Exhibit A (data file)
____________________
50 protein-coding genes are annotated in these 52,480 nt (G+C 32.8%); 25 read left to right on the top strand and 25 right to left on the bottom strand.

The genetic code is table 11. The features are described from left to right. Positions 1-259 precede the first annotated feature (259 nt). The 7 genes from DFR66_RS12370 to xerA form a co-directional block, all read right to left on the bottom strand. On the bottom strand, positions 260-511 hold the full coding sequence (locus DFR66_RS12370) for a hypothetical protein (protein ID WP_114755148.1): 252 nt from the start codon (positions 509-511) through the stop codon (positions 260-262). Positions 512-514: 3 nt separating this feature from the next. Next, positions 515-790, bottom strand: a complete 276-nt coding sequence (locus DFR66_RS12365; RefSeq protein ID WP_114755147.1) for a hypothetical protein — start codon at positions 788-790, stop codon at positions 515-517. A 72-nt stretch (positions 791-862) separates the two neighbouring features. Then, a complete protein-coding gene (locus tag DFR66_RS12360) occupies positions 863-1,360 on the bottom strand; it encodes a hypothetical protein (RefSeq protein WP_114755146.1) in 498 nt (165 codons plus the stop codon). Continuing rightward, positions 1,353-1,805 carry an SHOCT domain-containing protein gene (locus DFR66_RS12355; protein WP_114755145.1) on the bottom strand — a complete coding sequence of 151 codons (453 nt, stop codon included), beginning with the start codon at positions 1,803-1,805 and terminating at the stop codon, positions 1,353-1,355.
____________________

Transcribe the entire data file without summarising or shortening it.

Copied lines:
50 protein-coding genes are annotated in these 52,480 nt (G+C 32.8%); 25 read left to right on the top strand and 25 right to left on the bottom strand.

The genetic code is table 11. The features are described from left to right. Positions 1-259 precede the first annotated feature (259 nt). The 7 genes from DFR66_RS12370 to xerA form a co-directional block, all read right to left on the bottom strand. On the bottom strand, positions 260-511 hold the full coding sequence (locus DFR66_RS12370) for a hypothetical protein (protein ID WP_114755148.1): 252 nt from the start codon (positions 509-511) through the stop codon (positions 260-262). Positions 512-514: 3 nt separating this feature from the next. Next, positions 515-790, bottom strand: a complete 276-nt coding sequence (locus DFR66_RS12365; RefSeq protein ID WP_114755147.1) for a hypothetical protein — start codon at positions 788-790, stop codon at positions 515-517. A 72-nt stretch (positions 791-862) separates the two neighbouring features. Then, a complete protein-coding gene (locus tag DFR66_RS12360) occupies positions 863-1,360 on the bottom strand; it encodes a hypothetical protein (RefSeq protein WP_114755146.1) in 498 nt (165 codons plus the stop codon). Continuing rightward, positions 1,353-1,805 carry an SHOCT domain-containing protein gene (locus DFR66_RS12355; protein WP_114755145.1) on the bottom strand — a complete coding sequence of 151 codons (453 nt, stop codon included), beginning with the start codon at positions 1,803-1,805 and terminating at the stop codon, positions 1,353-1,355.